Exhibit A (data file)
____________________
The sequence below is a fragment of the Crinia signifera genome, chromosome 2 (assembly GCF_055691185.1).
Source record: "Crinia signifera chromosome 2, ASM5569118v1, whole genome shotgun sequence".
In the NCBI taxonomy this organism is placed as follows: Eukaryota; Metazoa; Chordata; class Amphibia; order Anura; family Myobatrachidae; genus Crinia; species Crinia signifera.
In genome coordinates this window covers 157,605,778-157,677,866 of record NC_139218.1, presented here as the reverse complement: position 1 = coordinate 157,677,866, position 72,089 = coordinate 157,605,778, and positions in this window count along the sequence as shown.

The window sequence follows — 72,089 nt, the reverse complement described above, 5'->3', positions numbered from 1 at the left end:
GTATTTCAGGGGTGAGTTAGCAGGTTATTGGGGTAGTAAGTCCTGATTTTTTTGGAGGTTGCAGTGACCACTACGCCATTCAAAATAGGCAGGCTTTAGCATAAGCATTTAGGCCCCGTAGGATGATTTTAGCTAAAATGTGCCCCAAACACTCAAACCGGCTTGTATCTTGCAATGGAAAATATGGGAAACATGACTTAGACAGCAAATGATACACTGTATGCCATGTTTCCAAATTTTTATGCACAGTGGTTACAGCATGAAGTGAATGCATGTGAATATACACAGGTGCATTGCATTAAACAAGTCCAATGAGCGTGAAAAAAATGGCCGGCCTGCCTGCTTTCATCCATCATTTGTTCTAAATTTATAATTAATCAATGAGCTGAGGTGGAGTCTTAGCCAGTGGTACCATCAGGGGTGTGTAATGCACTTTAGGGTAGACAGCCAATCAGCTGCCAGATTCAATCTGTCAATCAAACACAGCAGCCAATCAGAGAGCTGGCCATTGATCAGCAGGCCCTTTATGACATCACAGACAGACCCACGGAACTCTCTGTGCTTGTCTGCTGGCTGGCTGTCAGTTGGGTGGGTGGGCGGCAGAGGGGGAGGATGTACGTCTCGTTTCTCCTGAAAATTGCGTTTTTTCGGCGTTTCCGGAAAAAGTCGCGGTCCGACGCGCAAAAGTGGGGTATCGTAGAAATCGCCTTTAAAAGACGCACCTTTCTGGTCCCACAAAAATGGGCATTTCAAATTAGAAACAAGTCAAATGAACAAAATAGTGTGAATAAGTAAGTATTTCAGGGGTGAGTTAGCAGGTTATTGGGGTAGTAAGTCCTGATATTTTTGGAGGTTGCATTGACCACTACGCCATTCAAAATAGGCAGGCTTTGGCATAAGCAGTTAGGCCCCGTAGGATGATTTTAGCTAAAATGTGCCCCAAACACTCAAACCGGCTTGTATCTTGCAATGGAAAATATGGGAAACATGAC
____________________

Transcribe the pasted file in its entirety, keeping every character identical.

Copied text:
The sequence below is a fragment of the Crinia signifera genome, chromosome 2 (assembly GCF_055691185.1).
Source record: "Crinia signifera chromosome 2, ASM5569118v1, whole genome shotgun sequence".
In the NCBI taxonomy this organism is placed as follows: Eukaryota; Metazoa; Chordata; class Amphibia; order Anura; family Myobatrachidae; genus Crinia; species Crinia signifera.
In genome coordinates this window covers 157,605,778-157,677,866 of record NC_139218.1, presented here as the reverse complement: position 1 = coordinate 157,677,866, position 72,089 = coordinate 157,605,778, and positions in this window count along the sequence as shown.

The window sequence follows — 72,089 nt, the reverse complement described above, 5'->3', positions numbered from 1 at the left end:
GTATTTCAGGGGTGAGTTAGCAGGTTATTGGGGTAGTAAGTCCTGATTTTTTTGGAGGTTGCAGTGACCACTACGCCATTCAAAATAGGCAGGCTTTAGCATAAGCATTTAGGCCCCGTAGGATGATTTTAGCTAAAATGTGCCCCAAACACTCAAACCGGCTTGTATCTTGCAATGGAAAATATGGGAAACATGACTTAGACAGCAAATGATACACTGTATGCCATGTTTCCAAATTTTTATGCACAGTGGTTACAGCATGAAGTGAATGCATGTGAATATACACAGGTGCATTGCATTAAACAAGTCCAATGAGCGTGAAAAAAATGGCCGGCCTGCCTGCTTTCATCCATCATTTGTTCTAAATTTATAATTAATCAATGAGCTGAGGTGGAGTCTTAGCCAGTGGTACCATCAGGGGTGTGTAATGCACTTTAGGGTAGACAGCCAATCAGCTGCCAGATTCAATCTGTCAATCAAACACAGCAGCCAATCAGAGAGCTGGCCATTGATCAGCAGGCCCTTTATGACATCACAGACAGACCCACGGAACTCTCTGTGCTTGTCTGCTGGCTGGCTGTCAGTTGGGTGGGTGGGCGGCAGAGGGGGAGGATGTACGTCTCGTTTCTCCTGAAAATTGCGTTTTTTCGGCGTTTCCGGAAAAAGTCGCGGTCCGACGCGCAAAAGTGGGGTATCGTAGAAATCGCCTTTAAAAGACGCACCTTTCTGGTCCCACAAAAATGGGCATTTCAAATTAGAAACAAGTCAAATGAACAAAATAGTGTGAATAAGTAAGTATTTCAGGGGTGAGTTAGCAGGTTATTGGGGTAGTAAGTCCTGATATTTTTGGAGGTTGCATTGACCACTACGCCATTCAAAATAGGCAGGCTTTGGCATAAGCAGTTAGGCCCCGTAGGATGATTTTAGCTAAAATGTGCCCCAAACACTCAAACCGGCTTGTATCTTGCAATGGAAAATATGGGAAACATGAC